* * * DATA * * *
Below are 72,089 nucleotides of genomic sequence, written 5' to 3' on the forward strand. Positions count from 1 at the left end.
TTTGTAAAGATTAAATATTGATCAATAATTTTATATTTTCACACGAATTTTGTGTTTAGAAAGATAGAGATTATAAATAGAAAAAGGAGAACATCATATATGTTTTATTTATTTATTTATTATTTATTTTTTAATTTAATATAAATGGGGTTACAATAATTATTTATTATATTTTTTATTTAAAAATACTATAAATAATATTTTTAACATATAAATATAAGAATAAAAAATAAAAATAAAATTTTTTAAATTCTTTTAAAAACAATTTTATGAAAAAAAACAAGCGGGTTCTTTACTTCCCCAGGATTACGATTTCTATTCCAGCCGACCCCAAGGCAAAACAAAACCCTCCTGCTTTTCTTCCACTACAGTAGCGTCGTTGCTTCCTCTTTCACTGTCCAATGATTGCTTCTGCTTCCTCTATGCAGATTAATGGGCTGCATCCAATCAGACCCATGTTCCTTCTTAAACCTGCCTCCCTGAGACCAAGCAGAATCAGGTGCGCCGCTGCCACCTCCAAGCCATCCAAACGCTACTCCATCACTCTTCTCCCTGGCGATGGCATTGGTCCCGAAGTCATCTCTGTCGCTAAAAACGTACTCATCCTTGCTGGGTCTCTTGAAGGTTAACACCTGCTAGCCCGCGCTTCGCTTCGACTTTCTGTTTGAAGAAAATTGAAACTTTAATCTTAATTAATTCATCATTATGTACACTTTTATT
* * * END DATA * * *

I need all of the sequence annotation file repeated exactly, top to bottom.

Below are 72,089 nucleotides of genomic sequence, written 5' to 3' on the forward strand. Positions count from 1 at the left end.
TTTGTAAAGATTAAATATTGATCAATAATTTTATATTTTCACACGAATTTTGTGTTTAGAAAGATAGAGATTATAAATAGAAAAAGGAGAACATCATATATGTTTTATTTATTTATTTATTATTTATTTTTTAATTTAATATAAATGGGGTTACAATAATTATTTATTATATTTTTTATTTAAAAATACTATAAATAATATTTTTAACATATAAATATAAGAATAAAAAATAAAAATAAAATTTTTTAAATTCTTTTAAAAACAATTTTATGAAAAAAAACAAGCGGGTTCTTTACTTCCCCAGGATTACGATTTCTATTCCAGCCGACCCCAAGGCAAAACAAAACCCTCCTGCTTTTCTTCCACTACAGTAGCGTCGTTGCTTCCTCTTTCACTGTCCAATGATTGCTTCTGCTTCCTCTATGCAGATTAATGGGCTGCATCCAATCAGACCCATGTTCCTTCTTAAACCTGCCTCCCTGAGACCAAGCAGAATCAGGTGCGCCGCTGCCACCTCCAAGCCATCCAAACGCTACTCCATCACTCTTCTCCCTGGCGATGGCATTGGTCCCGAAGTCATCTCTGTCGCTAAAAACGTACTCATCCTTGCTGGGTCTCTTGAAGGTTAACACCTGCTAGCCCGCGCTTCGCTTCGACTTTCTGTTTGAAGAAAATTGAAACTTTAATCTTAATTAATTCATCATTATGTACACTTTTATT